It’s easy to be dismissive of skills. They can be seen as functional, low level things. But skills enable. Get over the skillwall of data gathering on the web and you can add the value of your knowledge and experience.

Of course a skillwall is not an exclusive or all encompassing barrier. It’s a peculiar new obstacle/challenge that digital has thrown our way. But it’s also a powerful opportunity for journalists to exploit.

So where is your skillwall and what are you going to do to get over it?

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December 17 2009

14:00

Put your questions to Skillset about training bursaries for freelancers

Skillset, the media industry skills council, is answering questions about its new multi-platform training bursary for broadcast journalists today, as part of an online Q&A session.

You can put your questions to Alice Dudley, TV fund manager at Skillset, via the Guardian’s career section forum.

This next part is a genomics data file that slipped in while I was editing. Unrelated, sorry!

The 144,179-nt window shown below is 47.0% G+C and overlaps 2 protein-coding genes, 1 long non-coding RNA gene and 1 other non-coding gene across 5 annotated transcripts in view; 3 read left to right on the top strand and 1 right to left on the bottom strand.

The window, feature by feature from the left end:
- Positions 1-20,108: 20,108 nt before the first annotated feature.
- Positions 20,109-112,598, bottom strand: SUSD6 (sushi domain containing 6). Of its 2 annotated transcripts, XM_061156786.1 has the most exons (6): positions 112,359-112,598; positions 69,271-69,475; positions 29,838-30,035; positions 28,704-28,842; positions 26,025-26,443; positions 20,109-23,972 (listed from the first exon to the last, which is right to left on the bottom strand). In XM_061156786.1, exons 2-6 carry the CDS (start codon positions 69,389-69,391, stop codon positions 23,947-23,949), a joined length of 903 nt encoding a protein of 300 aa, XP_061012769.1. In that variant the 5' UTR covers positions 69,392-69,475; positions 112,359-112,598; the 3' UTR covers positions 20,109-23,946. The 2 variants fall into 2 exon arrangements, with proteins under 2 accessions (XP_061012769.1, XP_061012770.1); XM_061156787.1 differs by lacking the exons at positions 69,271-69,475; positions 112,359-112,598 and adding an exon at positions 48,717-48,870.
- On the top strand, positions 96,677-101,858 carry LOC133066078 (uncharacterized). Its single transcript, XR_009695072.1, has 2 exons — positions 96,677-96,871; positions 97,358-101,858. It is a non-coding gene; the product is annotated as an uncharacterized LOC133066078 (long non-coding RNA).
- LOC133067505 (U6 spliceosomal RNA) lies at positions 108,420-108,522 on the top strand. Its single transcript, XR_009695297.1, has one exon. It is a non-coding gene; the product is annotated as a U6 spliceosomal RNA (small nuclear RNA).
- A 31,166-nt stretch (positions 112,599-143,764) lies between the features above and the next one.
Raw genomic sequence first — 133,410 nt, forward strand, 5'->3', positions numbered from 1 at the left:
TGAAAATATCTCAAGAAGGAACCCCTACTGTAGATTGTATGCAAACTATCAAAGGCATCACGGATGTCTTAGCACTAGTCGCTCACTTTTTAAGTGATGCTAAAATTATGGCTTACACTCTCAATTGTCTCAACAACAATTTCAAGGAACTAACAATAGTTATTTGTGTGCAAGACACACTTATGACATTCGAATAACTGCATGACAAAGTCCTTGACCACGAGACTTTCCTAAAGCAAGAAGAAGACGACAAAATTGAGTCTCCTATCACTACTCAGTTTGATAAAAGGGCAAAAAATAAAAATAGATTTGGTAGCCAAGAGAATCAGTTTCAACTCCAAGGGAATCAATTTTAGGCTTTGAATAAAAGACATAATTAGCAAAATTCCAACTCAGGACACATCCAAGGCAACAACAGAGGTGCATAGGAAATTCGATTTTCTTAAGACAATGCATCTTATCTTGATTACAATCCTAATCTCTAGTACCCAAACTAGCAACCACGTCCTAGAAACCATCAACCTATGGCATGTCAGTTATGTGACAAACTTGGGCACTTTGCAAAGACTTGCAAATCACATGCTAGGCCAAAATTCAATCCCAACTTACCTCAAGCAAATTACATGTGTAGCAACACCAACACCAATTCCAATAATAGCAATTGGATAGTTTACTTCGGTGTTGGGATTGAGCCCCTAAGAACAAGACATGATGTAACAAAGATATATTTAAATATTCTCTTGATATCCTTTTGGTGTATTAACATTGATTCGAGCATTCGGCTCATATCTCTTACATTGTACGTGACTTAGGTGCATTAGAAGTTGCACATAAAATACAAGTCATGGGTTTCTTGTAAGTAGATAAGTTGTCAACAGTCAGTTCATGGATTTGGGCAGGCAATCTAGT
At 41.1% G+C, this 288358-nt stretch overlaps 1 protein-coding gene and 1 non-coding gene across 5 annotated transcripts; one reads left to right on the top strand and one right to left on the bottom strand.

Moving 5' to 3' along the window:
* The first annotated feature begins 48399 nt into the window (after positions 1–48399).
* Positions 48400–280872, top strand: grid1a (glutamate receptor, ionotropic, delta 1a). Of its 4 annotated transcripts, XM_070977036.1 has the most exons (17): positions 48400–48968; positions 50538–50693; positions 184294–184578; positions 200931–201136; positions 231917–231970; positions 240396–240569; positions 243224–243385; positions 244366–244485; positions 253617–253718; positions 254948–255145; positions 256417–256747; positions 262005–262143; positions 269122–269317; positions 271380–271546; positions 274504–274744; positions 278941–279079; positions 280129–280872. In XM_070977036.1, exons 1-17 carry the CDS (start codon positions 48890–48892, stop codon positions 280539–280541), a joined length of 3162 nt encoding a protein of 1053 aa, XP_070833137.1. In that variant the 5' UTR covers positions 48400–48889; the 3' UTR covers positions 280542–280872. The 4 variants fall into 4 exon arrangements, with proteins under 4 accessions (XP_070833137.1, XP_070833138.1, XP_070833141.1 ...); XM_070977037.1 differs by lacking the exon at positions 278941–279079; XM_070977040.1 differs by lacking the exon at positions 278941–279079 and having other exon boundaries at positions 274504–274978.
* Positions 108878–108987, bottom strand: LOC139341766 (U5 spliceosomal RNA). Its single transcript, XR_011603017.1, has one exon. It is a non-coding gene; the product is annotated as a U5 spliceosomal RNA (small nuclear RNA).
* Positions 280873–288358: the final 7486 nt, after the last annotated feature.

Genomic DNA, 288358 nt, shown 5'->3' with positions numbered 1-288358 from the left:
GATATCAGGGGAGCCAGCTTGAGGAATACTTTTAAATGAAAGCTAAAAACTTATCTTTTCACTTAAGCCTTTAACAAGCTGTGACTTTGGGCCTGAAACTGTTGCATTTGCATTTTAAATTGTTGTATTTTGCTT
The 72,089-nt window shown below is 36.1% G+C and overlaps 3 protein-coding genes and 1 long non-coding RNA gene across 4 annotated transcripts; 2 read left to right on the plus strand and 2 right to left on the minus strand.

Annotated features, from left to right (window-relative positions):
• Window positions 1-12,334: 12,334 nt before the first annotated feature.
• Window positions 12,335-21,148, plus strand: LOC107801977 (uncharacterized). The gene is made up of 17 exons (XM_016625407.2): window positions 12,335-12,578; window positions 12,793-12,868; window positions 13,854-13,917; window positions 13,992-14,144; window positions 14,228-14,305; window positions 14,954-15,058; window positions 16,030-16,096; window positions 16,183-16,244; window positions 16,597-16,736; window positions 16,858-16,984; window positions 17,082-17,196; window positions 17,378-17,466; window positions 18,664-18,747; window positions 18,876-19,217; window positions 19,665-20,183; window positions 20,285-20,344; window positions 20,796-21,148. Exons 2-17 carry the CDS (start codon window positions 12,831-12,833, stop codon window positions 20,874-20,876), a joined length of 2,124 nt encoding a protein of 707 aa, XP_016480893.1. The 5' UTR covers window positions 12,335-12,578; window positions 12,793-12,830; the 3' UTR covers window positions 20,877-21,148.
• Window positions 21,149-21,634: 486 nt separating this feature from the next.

The multi-platform bursaries offer a grant of up to £800 for freelancers with an interest in working in broadcasting to spend on a range of 38 pre-selected, foundation-level courses, including an introductory course on social media and shooting video for the web.

To be eligible for a bursary, candidates must demonstrate either professional experience in the UK TV industry or the wider creative media industries with a view to working solely in TV or in broadcasting as part of a multimedia role.

There are 500 places available as part of the scheme.